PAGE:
Auratus are found throughout Central American humid lowlands and premontane rainforests from Nicaragua to northwestern Colombia at elevations (depending on the morph) ranging from 0 – 1200 m (3,937.01 ft). There is also a morph found on the volcanic Panamanian island of Taboga, which was introduced to Hawaii in 1932 where it has since become established.
Auratus are medium-sized Dendrobatids ranging from about 1 – 1 ¼”, with females being slightly larger than the males. The coloration of this frog is highly variable, although in many cases it is consistent enough to indicate morph local. For example, bright sky blue reticulations against a shiny, ink-black background indicate an auratus found along the streams in the Veraguas Province (Calobre District) in central Panama; while silvery-green reticulations against a metallic bronze background suggests an auratus from the cloud-shrouded highlands of eastern Panama. Although some morphs are solid colored, i.e. gold or jet black, in general auratus have light to bright patterns set against a dark background, and this coloration is carried through on the undersides of the frogs as well.
Of the genus Dendrobates, auratus are one several species (D. leucomelas & D. tinctorius azureus being two others) known to convert (hydroxylize) ingested pumiliotoxin (PTX) 251D into the 5x more potent allopumiliotoxin (aPTX) 267A.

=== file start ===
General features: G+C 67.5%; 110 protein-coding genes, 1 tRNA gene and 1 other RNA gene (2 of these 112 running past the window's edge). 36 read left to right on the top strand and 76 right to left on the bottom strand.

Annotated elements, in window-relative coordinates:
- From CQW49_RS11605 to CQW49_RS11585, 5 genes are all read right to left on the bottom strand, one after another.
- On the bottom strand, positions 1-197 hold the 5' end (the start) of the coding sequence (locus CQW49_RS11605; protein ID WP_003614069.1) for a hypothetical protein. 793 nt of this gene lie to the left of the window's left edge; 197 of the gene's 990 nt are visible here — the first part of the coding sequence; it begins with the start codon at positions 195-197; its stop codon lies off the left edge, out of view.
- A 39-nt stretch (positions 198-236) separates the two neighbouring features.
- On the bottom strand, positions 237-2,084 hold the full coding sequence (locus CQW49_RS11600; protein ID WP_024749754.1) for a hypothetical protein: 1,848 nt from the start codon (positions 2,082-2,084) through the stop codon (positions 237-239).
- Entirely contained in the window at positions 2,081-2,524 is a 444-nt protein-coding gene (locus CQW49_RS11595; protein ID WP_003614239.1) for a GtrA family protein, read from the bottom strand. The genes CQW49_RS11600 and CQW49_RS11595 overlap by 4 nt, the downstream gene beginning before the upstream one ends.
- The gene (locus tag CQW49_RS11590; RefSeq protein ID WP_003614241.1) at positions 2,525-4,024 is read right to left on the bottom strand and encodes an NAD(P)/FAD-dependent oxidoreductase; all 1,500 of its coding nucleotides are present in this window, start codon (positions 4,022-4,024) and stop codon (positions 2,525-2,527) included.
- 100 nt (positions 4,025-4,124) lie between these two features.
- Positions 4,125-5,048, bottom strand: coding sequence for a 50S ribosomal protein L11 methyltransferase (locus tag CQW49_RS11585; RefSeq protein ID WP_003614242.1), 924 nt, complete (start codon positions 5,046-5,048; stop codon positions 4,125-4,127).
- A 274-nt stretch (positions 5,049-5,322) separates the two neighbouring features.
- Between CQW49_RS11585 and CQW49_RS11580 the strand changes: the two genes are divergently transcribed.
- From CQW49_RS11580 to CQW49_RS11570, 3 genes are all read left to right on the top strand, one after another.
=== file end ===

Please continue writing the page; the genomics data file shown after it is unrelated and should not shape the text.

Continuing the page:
A single wild auratus carries approximately ½ milligram of allopumiliotoxin, an amount capable of causing serious illness in humans, with 2 milligrams being a lethal dose. Wild auratus can be handled safely if not agitated (agitation stimulates the release of the toxin) and provided that there is no exposure to open wounds or mucous membranes.
Habitat and Captive Care
Semi-terrestrial and often seen among fallen branches and leaf litter, D. Auratus does climb trees to forage, sleep, and to deposit tadpoles in spaces that collect rainwater such as tree trunks hollows and phytotelmata. Auratus are opportunistic with regard to tadpole deposition, using whatever small pools of water deemed suitable, whether on the ground, on large rocks and boulders or in trees. The omnivorous tadpoles feed on drowned insects, insect larvae, submerged leaves, algae, slime and other detritus. Those that find themselves sharing a pool with other tadpoles must compete if available food is scarce. The largest and most aggressive feeders will out-compete the others, grow faster, and morph into froglets sooner. In addition to being cannibalistic, these tadpoles release hormones which chemically suppress the growth of some, ensuring the dominance of others. Tadpoles that have not been cannibalized will morph into froglets successively, the order determined by their ability to withstand the growth inhibitors and effectively release their own.
In captivity auratus froglets can be raised in groups, and adult D. auratus do well when kept in groups provided there is enough space and cover. Females can become quite combative during breeding, and need to have the ability to get away from each other between battles (see video).
 Daly, J.W.; Garraffo, H. M.; Spande, T. F.Clark, V.C.;Ma, J.; Ziffer, H.; Clover, J.F.; Evidence for an Enantioselective Pumiliotoxin 7-hydroxylase in Dendrobatid Poisn Dart Frogs of the Genus Dendrobates. Proc. Natl. Acad. Sci. 2003, 100, 11092-11097 / Richard Auler; Alkaloids of the Poison Dart Frog; The Occurrence, Bioactivity, and Synthesisi of Pumiliotoxins.